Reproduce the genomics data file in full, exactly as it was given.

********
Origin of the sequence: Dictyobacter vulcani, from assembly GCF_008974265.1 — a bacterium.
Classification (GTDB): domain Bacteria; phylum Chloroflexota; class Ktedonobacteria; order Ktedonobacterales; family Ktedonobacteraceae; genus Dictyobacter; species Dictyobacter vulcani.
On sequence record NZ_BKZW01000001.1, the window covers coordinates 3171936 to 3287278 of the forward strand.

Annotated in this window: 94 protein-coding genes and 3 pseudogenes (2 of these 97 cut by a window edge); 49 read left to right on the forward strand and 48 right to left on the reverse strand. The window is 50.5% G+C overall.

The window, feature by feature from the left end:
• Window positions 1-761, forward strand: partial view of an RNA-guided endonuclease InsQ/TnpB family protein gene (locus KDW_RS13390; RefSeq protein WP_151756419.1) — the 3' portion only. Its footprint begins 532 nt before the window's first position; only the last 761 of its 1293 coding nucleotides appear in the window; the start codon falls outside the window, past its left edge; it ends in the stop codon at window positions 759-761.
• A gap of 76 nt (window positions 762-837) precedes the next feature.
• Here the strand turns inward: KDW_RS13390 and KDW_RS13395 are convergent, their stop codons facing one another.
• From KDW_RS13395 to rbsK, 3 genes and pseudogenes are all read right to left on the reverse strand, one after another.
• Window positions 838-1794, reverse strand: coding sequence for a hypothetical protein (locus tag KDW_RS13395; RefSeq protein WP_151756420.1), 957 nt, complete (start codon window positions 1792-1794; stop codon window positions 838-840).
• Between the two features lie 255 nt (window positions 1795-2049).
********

Origin of the sequence: Dictyobacter vulcani, from assembly GCF_008974265.1 — a bacterium.
Classification (GTDB): domain Bacteria; phylum Chloroflexota; class Ktedonobacteria; order Ktedonobacterales; family Ktedonobacteraceae; genus Dictyobacter; species Dictyobacter vulcani.
On sequence record NZ_BKZW01000001.1, the window covers coordinates 3171936 to 3287278 of the forward strand.

Annotated in this window: 94 protein-coding genes and 3 pseudogenes (2 of these 97 cut by a window edge); 49 read left to right on the forward strand and 48 right to left on the reverse strand. The window is 50.5% G+C overall.

The window, feature by feature from the left end:
• Window positions 1-761, forward strand: partial view of an RNA-guided endonuclease InsQ/TnpB family protein gene (locus KDW_RS13390; RefSeq protein WP_151756419.1) — the 3' portion only. Its footprint begins 532 nt before the window's first position; only the last 761 of its 1293 coding nucleotides appear in the window; the start codon falls outside the window, past its left edge; it ends in the stop codon at window positions 759-761.
• A gap of 76 nt (window positions 762-837) precedes the next feature.
• Here the strand turns inward: KDW_RS13390 and KDW_RS13395 are convergent, their stop codons facing one another.
• From KDW_RS13395 to rbsK, 3 genes and pseudogenes are all read right to left on the reverse strand, one after another.
• Window positions 838-1794, reverse strand: coding sequence for a hypothetical protein (locus tag KDW_RS13395; RefSeq protein WP_151756420.1), 957 nt, complete (start codon window positions 1792-1794; stop codon window positions 838-840).
• Between the two features lie 255 nt (window positions 1795-2049).